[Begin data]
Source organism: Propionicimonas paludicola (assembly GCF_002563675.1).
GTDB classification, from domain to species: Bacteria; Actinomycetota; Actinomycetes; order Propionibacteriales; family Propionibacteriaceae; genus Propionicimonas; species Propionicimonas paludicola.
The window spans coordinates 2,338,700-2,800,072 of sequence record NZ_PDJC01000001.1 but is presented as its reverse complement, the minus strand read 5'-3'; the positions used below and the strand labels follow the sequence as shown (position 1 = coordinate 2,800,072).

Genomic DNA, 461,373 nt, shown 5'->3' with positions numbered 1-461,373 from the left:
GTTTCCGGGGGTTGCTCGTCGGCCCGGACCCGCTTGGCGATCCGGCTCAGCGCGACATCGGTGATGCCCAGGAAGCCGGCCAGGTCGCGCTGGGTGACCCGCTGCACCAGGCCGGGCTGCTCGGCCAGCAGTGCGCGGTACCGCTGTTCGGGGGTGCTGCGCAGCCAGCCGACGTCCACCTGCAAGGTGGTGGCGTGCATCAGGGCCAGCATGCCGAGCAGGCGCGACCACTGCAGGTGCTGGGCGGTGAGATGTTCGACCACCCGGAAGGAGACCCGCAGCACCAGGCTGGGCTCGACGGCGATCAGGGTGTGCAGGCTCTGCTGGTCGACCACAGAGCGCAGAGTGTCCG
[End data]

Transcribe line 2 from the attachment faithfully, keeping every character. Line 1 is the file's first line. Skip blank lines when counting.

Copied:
GTDB classification, from domain to species: Bacteria; Actinomycetota; Actinomycetes; order Propionibacteriales; family Propionibacteriaceae; genus Propionicimonas; species Propionicimonas paludicola.